My Take On: The stigma around freelancers has gone, and it's time for PR agencies to catch up

Agatha Chapman-Poole's picture
by Agatha Chapman-Poole

When I left full-time employment in a national marketing agency to become freelance in 2010, people were surprised – and those a little closer to home were trying to hide their concern. There was a real stigma to being freelance: you weren’t committed and you stank of instability, oh but on the plus side you were home to receive deliveries and have the gas meter read.

Freelancers are the fastest growing segment of the UK workforce

No longer the ‘back room boy’ (yes, I worked in an agency where freelance consultants were called this), freelancers are the fastest growing segment of the self-employed workforce, contributing £119 billion to the UK economy . They work efficiently, delivering the best possible outputs because they know that can lead to repeat work.

There are too many benefits to freelancers to mention, including how many have at least a decade of experience under their belts. They’ve bagged big brand credentials, have perfected their trade and chosen to have control over when, where and with whom they work. It’s the working future.

The PR industry is still clocking in and clocking out

On the flip side and despite appearing to be at the forefront of all trends, the PR industry is somewhat archaic in its approach with some agencies still insisting on desk-based 9-to-5 - although you wouldn’t want to be seen leaving until at least 6. The same type of agency will have a hierarchy not too dissimilar to pyramid sales, with the guy at the top earning the most and doing the least client service and the guys at the bottom delivering the work and being paid the least.

Disrupting the model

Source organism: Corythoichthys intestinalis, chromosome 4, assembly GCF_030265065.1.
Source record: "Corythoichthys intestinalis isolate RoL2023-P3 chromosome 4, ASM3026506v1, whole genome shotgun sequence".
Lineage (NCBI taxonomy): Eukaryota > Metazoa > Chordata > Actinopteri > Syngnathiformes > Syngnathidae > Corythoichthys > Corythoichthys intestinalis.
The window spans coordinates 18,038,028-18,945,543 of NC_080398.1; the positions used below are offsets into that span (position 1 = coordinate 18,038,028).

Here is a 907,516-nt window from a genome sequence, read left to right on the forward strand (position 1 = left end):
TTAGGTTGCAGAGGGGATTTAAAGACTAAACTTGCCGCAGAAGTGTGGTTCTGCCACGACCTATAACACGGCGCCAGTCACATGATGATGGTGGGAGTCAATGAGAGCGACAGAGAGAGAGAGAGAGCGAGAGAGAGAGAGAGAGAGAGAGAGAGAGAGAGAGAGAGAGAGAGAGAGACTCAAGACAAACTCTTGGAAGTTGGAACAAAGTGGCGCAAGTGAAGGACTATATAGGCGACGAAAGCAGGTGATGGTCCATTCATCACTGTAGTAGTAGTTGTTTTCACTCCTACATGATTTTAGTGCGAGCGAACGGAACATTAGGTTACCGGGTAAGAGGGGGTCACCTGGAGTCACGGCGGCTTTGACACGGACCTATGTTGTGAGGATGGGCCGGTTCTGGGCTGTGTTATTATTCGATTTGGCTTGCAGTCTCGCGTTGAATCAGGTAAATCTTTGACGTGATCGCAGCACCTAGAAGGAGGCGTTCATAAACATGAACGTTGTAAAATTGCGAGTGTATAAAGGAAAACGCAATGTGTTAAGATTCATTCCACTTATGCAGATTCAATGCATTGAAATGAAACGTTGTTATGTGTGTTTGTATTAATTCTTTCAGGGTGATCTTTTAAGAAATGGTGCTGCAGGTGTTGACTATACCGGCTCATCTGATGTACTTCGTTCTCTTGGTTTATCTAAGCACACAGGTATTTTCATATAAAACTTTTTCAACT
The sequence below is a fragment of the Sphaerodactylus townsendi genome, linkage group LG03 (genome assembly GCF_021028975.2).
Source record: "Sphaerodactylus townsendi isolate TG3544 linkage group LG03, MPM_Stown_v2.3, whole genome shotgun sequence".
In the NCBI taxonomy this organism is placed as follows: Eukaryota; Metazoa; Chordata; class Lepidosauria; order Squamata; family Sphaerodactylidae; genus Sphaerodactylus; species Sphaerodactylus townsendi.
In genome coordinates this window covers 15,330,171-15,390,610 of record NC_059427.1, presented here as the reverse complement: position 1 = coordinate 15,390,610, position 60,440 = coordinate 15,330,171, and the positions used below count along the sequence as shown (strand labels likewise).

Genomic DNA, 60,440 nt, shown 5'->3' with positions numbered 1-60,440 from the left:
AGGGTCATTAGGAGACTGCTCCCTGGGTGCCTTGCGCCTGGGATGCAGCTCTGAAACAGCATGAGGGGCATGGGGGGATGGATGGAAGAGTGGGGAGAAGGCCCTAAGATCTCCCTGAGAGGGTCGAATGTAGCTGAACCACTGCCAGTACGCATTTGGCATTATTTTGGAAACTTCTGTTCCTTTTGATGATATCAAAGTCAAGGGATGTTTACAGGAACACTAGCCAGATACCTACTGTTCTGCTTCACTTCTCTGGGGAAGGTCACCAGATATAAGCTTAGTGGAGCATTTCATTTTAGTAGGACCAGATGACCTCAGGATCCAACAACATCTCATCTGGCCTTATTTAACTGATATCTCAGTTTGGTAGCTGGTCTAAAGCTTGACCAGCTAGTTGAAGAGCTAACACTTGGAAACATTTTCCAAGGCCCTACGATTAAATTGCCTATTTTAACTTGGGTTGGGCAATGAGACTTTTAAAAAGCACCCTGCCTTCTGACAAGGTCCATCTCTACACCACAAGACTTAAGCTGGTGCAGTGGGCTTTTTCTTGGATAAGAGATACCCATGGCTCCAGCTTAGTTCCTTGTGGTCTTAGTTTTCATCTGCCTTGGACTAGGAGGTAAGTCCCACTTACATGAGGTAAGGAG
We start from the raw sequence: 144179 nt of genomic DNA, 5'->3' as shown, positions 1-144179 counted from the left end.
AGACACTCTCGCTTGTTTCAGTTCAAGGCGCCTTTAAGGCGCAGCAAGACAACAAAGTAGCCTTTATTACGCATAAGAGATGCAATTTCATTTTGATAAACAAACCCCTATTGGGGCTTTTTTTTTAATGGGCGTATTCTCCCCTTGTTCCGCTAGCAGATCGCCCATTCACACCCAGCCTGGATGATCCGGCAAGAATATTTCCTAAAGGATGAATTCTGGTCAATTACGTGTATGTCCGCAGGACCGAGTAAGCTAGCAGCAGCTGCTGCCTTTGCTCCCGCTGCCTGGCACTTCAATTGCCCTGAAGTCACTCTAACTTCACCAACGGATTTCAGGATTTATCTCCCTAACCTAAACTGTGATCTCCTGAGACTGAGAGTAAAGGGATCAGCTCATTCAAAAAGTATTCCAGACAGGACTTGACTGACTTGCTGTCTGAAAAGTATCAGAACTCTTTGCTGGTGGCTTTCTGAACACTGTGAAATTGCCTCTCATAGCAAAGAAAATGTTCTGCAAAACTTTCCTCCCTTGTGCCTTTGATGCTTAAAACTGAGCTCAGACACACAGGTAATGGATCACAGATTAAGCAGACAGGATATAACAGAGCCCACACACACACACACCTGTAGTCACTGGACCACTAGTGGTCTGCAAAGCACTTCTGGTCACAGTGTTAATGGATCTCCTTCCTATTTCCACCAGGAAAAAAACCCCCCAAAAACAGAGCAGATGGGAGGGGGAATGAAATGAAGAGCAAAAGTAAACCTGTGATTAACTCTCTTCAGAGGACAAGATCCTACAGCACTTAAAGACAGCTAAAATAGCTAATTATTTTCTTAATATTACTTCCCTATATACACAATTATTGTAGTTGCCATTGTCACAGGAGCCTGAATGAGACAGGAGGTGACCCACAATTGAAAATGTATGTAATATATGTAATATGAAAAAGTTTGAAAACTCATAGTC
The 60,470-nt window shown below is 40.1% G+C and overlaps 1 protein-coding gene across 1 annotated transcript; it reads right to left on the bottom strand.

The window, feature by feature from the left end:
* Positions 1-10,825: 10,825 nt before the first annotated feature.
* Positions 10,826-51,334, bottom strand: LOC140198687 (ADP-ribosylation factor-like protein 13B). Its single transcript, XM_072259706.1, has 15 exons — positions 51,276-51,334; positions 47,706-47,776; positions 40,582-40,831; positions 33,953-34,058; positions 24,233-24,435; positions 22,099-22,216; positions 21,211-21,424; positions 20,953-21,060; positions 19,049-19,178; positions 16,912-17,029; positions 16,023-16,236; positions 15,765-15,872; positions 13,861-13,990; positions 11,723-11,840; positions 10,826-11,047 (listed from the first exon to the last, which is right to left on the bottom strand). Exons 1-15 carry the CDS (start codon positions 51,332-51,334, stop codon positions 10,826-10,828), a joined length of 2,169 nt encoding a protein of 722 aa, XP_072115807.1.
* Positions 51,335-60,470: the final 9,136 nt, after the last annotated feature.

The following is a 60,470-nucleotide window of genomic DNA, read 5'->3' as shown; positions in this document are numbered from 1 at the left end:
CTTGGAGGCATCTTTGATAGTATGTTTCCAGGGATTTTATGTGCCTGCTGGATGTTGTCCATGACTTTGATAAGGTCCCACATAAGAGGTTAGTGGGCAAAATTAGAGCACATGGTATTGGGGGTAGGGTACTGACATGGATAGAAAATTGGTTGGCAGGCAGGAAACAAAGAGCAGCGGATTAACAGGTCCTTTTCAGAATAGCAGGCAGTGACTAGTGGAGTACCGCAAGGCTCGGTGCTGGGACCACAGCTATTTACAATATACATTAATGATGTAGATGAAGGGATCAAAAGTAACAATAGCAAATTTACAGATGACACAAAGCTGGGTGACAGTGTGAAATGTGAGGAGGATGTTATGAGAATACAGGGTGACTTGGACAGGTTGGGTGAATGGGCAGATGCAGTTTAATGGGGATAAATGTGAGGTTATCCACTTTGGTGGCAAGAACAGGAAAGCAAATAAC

After having worked in some of these agencies and working my way into a position where I was no longer ‘doing PR’, but spending inordinate amounts of time in internal meetings, I took the leap to freelance and Chapman Poole was a lifestyle business until last year, when word started spreading.

We started growing, which led us to create a national network of all senior freelance PR consultants. We can now offer local and specialist sector expertise wherever the client wants it.

It’s a lean business model with no need for a big office or fancy flip chart. Every hour the consultants work is charged back to the client and bespoke teams are created based on skillset as well as geography.

Choice is invaluable

I had no idea how popular the concept would be. Clients like the agile approach and ability to generate quick results. Revenue has grown more than 50% in the last six months.

The freelance consultants we work with have chosen to work with us and with our clients. The aspect of choice is invaluable.

It can’t be complete coincidence that WPP saw its largest share price fall in decades last year and revenues at the big six fell during Q2 and Q3 of 2017.

Chapman Poole is a PR consultancy for food, drink and hospitality businesses with consultants in seven UK cities. The agency is based at Entrepreneurial Spark in Spinningfields, Manchester.